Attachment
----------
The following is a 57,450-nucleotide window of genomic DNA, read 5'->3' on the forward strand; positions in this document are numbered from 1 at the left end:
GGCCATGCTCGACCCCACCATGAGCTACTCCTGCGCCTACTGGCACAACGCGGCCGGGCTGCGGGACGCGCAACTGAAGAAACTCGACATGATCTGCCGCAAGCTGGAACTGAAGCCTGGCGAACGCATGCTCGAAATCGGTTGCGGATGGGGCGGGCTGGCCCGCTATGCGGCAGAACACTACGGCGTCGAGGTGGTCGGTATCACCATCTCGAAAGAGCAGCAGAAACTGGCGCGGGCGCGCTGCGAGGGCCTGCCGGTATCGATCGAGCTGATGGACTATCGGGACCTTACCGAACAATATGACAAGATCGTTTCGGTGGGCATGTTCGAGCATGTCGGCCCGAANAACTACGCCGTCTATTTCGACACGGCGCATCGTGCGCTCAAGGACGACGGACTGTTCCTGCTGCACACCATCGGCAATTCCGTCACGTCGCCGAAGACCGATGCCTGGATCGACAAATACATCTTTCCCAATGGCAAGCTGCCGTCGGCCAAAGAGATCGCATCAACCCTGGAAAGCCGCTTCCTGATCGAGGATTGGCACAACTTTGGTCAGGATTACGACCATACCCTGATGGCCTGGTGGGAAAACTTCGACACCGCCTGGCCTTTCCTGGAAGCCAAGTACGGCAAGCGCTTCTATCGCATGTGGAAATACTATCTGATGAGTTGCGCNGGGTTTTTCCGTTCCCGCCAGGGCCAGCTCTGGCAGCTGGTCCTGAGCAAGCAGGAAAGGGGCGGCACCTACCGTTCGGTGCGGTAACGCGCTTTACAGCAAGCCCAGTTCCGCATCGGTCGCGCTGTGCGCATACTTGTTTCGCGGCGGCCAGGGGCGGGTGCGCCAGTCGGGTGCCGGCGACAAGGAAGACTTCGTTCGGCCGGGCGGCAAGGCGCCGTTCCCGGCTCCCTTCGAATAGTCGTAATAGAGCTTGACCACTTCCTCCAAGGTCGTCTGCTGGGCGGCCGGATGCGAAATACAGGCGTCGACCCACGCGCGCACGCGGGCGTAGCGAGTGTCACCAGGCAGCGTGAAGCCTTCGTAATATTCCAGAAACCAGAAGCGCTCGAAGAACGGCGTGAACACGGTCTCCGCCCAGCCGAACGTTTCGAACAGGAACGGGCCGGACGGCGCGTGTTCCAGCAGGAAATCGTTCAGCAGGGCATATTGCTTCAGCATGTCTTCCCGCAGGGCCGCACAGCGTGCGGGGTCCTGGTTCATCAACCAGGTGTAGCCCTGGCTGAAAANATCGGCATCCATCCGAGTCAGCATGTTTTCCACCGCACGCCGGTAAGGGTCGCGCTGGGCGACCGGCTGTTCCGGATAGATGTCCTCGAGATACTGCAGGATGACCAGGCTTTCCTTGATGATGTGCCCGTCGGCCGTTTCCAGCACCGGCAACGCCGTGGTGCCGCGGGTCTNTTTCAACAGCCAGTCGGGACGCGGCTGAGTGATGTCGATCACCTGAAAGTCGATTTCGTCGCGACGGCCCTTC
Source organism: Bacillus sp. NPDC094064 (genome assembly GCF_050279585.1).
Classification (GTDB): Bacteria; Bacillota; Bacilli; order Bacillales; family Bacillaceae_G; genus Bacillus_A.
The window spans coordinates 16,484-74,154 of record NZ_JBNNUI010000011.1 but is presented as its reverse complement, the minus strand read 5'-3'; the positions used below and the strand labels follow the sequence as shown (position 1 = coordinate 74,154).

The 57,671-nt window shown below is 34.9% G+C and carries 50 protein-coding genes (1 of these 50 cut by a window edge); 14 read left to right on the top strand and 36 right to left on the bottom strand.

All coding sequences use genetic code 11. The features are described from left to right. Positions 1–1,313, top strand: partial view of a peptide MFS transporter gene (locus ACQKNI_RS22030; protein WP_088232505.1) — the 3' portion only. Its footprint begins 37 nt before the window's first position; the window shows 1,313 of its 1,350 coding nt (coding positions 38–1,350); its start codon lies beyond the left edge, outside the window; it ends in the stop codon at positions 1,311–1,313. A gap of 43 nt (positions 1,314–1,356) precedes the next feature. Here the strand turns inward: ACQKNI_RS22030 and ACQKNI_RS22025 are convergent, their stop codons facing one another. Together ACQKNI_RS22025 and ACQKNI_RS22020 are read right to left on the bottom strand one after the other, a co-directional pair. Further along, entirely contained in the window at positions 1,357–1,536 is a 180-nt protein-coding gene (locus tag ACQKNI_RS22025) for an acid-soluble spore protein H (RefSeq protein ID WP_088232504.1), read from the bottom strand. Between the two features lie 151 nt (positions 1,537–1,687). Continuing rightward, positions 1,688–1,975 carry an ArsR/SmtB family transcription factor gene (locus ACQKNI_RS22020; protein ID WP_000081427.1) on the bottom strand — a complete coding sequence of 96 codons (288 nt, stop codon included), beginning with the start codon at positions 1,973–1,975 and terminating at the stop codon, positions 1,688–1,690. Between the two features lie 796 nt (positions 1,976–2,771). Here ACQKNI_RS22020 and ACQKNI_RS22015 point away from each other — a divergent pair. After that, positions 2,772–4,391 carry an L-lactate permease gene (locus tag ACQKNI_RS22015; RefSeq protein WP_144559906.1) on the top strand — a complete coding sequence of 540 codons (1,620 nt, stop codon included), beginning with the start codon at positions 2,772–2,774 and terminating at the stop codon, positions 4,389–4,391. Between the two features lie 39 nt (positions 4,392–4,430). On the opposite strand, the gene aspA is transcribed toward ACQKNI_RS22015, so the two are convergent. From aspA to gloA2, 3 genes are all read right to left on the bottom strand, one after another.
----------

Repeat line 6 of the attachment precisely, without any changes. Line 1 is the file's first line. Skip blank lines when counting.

The 57,671-nt window shown below is 34.9% G+C and carries 50 protein-coding genes (1 of these 50 cut by a window edge); 14 read left to right on the top strand and 36 right to left on the bottom strand.